An old Southern favorite, native from Arkansas to Oklahoma and Texas. Fast growth to 60 feet tall and 40 feet wide (though often smaller), with spreading, open habit. Orange-brown, fissured bark. Wood is very hard, orange in color, and highly resistant to rot. Glossy, medium green leaves are oval and pointed, to 5 inches long. Young branches are thorny, mature ones less so. If a male tree is present, female trees may bear inedible, 4 inches-wide fruit that resembles bumpy, yellow-green oranges and is prized for holiday decorations.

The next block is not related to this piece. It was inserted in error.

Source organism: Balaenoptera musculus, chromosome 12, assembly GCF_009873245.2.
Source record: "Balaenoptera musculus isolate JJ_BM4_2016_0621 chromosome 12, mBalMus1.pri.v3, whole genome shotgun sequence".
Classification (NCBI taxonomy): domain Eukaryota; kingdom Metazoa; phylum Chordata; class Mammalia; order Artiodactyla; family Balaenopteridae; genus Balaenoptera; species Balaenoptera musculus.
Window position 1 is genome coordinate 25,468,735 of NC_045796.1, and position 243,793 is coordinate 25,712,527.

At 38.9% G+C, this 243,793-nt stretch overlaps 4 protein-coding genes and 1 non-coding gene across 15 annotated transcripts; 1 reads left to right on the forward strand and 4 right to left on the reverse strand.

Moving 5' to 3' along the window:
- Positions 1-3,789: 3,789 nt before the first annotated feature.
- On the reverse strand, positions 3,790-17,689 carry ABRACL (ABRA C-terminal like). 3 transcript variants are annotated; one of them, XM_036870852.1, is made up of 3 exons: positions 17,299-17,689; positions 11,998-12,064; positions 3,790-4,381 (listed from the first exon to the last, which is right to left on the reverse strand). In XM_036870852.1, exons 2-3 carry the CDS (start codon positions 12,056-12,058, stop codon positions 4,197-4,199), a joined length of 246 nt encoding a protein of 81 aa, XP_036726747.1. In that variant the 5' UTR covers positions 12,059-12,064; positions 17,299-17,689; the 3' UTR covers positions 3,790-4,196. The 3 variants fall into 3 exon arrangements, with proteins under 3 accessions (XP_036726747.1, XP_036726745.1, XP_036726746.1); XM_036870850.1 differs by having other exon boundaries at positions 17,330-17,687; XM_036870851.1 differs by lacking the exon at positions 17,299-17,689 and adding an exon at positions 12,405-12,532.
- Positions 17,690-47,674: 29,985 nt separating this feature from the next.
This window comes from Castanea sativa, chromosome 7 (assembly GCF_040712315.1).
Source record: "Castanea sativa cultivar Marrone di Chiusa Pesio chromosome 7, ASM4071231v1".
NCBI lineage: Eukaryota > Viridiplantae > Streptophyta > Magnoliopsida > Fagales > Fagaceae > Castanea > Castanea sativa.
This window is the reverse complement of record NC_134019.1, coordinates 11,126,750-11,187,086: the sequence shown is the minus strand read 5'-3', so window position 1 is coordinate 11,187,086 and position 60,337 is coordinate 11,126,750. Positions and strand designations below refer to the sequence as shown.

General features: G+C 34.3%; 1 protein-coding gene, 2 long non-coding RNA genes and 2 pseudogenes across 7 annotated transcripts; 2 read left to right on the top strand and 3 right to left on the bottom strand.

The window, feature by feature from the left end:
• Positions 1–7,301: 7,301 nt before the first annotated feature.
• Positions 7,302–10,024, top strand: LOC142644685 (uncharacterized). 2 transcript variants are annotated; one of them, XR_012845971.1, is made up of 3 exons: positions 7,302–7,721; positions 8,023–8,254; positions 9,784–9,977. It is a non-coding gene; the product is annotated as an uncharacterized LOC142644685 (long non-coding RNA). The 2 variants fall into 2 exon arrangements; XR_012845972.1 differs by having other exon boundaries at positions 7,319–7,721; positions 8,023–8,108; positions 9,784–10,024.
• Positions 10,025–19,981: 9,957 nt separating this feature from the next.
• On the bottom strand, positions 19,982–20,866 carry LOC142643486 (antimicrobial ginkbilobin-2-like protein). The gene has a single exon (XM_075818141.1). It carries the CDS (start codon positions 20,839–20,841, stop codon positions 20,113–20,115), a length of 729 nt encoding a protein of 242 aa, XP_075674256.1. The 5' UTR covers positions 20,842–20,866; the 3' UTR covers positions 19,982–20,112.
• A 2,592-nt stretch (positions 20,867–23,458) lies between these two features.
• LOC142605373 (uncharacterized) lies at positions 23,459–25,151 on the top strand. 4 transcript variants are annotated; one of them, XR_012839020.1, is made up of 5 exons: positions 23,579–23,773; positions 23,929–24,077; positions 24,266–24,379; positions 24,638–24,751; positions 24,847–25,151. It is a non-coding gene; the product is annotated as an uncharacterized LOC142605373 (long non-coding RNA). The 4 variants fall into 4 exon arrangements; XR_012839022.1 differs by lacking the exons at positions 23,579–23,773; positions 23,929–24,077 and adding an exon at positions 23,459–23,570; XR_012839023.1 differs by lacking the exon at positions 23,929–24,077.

Withstands heat, cold, wind, and almost any kind of soilacid or alkaline, wet or dry, fertile or terrible. Easy to transplant; easy to propagate by seed or cuttings. Makes a good windbreak or informal screen and is often planted in hedgerows. If people will be walking or sitting beneath the tree, always plant a male selection: A heavy, hard fruit falling from a high branch can knock a person silly. Two thornless male selections are worth seeking out. 'White Shield' features beautiful, lustrous, dark green leaves and grows especially rapidly, up to 5 feet per year. 'Wichita' forms an upright, spreading tree with a dense canopy.